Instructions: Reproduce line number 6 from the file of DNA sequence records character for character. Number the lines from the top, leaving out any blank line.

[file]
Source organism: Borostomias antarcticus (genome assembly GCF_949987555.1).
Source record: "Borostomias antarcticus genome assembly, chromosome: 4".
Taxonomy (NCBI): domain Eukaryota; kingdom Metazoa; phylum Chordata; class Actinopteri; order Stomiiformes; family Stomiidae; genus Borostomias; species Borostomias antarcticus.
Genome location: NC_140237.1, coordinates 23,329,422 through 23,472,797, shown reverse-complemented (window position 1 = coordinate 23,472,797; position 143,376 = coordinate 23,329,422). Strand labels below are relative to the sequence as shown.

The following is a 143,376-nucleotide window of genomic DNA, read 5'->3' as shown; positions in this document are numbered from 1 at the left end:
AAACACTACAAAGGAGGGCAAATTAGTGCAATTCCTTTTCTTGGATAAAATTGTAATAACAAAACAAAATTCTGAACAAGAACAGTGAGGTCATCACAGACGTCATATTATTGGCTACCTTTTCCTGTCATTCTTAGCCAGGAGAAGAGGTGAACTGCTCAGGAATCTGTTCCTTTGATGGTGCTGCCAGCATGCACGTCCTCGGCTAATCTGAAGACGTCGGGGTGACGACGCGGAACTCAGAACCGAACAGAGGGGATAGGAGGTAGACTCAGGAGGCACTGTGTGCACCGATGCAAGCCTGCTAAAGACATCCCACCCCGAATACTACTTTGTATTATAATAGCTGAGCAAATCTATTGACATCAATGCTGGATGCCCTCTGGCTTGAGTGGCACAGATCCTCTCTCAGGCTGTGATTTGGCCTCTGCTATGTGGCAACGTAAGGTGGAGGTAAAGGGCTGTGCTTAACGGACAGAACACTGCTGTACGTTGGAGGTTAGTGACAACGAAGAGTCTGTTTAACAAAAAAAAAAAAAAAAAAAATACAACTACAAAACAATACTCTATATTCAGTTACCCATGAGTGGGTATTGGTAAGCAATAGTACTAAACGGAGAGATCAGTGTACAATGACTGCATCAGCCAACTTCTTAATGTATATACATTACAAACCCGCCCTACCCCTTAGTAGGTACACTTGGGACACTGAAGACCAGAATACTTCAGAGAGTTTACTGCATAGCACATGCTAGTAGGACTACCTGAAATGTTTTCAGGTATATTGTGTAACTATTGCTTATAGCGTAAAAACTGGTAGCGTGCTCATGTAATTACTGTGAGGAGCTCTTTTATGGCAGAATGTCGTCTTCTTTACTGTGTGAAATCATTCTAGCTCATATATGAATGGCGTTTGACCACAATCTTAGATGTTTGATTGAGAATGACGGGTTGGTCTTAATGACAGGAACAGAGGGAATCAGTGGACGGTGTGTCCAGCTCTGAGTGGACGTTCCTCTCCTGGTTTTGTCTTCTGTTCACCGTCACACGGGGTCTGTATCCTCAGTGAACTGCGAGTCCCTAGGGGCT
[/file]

AAACACTACAAAGGAGGGCAAATTAGTGCAATTCCTTTTCTTGGATAAAATTGTAATAACAAAACAAAATTCTGAACAAGAACAGTGAGGTCATCACAGACGTCATATTATTGGCTACCTTTTCCTGTCATTCTTAGCCAGGAGAAGAGGTGAACTGCTCAGGAATCTGTTCCTTTGATGGTGCTGCCAGCATGCACGTCCTCGGCTAATCTGAAGACGTCGGGGTGACGACGCGGAACTCAGAACCGAACAGAGGGGATAGGAGGTAGACTCAGGAGGCACTGTGTGCACCGATGCAAGCCTGCTAAAGACATCCCACCCCGAATACTACTTTGTATTATAATAGCTGAGCAAATCTATTGACATCAATGCTGGATGCCCTCTGGCTTGAGTGGCACAGATCCTCTCTCAGGCTGTGATTTGGCCTCTGCTATGTGGCAACGTAAGGTGGAGGTAAAGGGCTGTGCTTAACGGACAGAACACTGCTGTACGTTGGAGGTTAGTGACAACGAAGAGTCTGTTTAACAAAAAAAAAAAAAAAAAAAATACAACTACAAAACAATACTCTATATTCAGTTACCCATGAGTGGGTATTGGTAAGCAATAGTACTAAACGGAGAGATCAGTGTACAATGACTGCATCAGCCAACTTCTTAATGTATATACATTACAAACCCGCCCTACCCCTTAGTAGGTACACTTGGGACACTGAAGACCAGAATACTTCAGAGAGTTTACTGCATAGCACATGCTAGTAGGACTACCTGAAATGTTTTCAGGTATATTGTGTAACTATTGCTTATAGCGTAAAAACTGGTAGCGTGCTCATGTAATTACTGTGAGGAGCTCTTTTATGGCAGAATGTCGTCTTCTTTACTGTGTGAAATCATTCTAGCTCATATATGAATGGCGTTTGACCACAATCTTAGATGTTTGATTGAGAATGACGGGTTGGTCTTAATGACAGGAACAGAGGGAATCAGTGGACGGTGTGTCCAGCTCTGAGTGGACGTTCCTCTCCTGGTTTTGTCTTCTGTTCACCGTCACACGGGGTCTGTATCCTCAGTGAACTGCGAGTCCCTAGGGGCT